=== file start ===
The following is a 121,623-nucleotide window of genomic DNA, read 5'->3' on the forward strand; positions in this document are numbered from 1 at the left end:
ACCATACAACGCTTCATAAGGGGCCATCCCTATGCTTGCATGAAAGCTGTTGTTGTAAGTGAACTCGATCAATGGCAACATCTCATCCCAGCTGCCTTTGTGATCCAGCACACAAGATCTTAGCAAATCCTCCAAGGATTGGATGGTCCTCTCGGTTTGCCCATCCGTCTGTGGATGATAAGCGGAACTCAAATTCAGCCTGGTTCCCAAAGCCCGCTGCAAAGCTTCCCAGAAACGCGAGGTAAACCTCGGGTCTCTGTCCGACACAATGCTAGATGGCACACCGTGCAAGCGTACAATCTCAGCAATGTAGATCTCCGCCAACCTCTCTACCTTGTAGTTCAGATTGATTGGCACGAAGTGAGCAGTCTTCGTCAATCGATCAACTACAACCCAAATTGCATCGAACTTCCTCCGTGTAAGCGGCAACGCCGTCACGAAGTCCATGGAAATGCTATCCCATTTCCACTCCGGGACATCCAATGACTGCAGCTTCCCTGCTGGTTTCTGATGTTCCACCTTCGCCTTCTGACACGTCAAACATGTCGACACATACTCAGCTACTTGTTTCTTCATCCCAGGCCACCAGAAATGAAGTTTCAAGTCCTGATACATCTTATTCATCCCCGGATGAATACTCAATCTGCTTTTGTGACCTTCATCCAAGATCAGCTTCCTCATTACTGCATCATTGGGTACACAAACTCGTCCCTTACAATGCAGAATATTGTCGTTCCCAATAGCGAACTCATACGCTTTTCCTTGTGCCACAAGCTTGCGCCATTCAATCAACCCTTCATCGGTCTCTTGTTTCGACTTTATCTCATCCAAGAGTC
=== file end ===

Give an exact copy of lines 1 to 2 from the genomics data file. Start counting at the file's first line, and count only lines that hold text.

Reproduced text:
The following is a 121,623-nucleotide window of genomic DNA, read 5'->3' on the forward strand; positions in this document are numbered from 1 at the left end:
ACCATACAACGCTTCATAAGGGGCCATCCCTATGCTTGCATGAAAGCTGTTGTTGTAAGTGAACTCGATCAATGGCAACATCTCATCCCAGCTGCCTTTGTGATCCAGCACACAAGATCTTAGCAAATCCTCCAAGGATTGGATGGTCCTCTCGGTTTGCCCATCCGTCTGTGGATGATAAGCGGAACTCAAATTCAGCCTGGTTCCCAAAGCCCGCTGCAAAGCTTCCCAGAAACGCGAGGTAAACCTCGGGTCTCTGTCCGACACAATGCTAGATGGCACACCGTGCAAGCGTACAATCTCAGCAATGTAGATCTCCGCCAACCTCTCTACCTTGTAGTTCAGATTGATTGGCACGAAGTGAGCAGTCTTCGTCAATCGATCAACTACAACCCAAATTGCATCGAACTTCCTCCGTGTAAGCGGCAACGCCGTCACGAAGTCCATGGAAATGCTATCCCATTTCCACTCCGGGACATCCAATGACTGCAGCTTCCCTGCTGGTTTCTGATGTTCCACCTTCGCCTTCTGACACGTCAAACATGTCGACACATACTCAGCTACTTGTTTCTTCATCCCAGGCCACCAGAAATGAAGTTTCAAGTCCTGATACATCTTATTCATCCCCGGATGAATACTCAATCTGCTTTTGTGACCTTCATCCAAGATCAGCTTCCTCATTACTGCATCATTGGGTACACAAACTCGTCCCTTACAATGCAGAATATTGTCGTTCCCAATAGCGAACTCATACGCTTTTCCTTGTGCCACAAGCTTGCGCCATTCAATCAACCCTTCATCGGTCTCTTGTTTCGACTTTATCTCATCCAAGAGTC